I personally think scientists are doing the right thing by telling leadership their ‘best guess’ at this time given the possible repercussions. The leadership’s response is another issue and the two issues should not be intertwined. The mark of a good leader is to take all sides of an issue and based on their judgement come to a reasoned course of action. Laymen may feel free to judge the leader’s decisions but should not, in my opinion, resort to attacking and ridiculing the scientists when they have no clue of the science involved.

So, my issue isn’t with the debate over the science within the ‘educated’ community – that is how the scientific method works. My issue is with uninformed people who debate the science thinking they are making well informed arguments when it is actually their prejudices coming through.

I often use the “5 Why’s” method for root cause analysis both at work and in my personal life. Anytime I challenge a layman to explain “why” they believe or disbelieve AGW they stop the game before getting to the 5th why (almost always it stops at the first why.) In this case it is absolutely clear that they don’t have a scientific foundation for their belief one way or the other. Nor do they see the contradiction in their stance.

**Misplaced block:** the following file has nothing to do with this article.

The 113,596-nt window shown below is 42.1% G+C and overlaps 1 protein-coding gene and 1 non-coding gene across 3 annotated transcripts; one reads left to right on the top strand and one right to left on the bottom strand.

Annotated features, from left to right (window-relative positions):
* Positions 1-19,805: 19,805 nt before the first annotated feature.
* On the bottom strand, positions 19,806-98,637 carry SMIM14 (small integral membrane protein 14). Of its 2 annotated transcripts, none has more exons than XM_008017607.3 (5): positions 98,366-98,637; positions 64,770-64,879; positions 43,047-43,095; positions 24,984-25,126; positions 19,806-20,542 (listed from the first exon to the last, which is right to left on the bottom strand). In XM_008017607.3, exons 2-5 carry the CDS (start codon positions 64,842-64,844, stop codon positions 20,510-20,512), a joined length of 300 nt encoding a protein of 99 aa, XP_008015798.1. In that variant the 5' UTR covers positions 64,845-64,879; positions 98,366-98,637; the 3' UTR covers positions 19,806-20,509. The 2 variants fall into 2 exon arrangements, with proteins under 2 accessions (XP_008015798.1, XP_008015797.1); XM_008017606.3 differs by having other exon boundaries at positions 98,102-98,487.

As a layman I believe you and I hear wildly different opinions concerning AGW. I read news stories on Yahoo! and the vast majority of commenters there are simply people who read the news and don’t do their own research. You on the other hand probably read the white papers and journal articles and debate those amongst other informed scientists. It is this (assumed) disparity that lies at the heart of my argument against a portion of your article.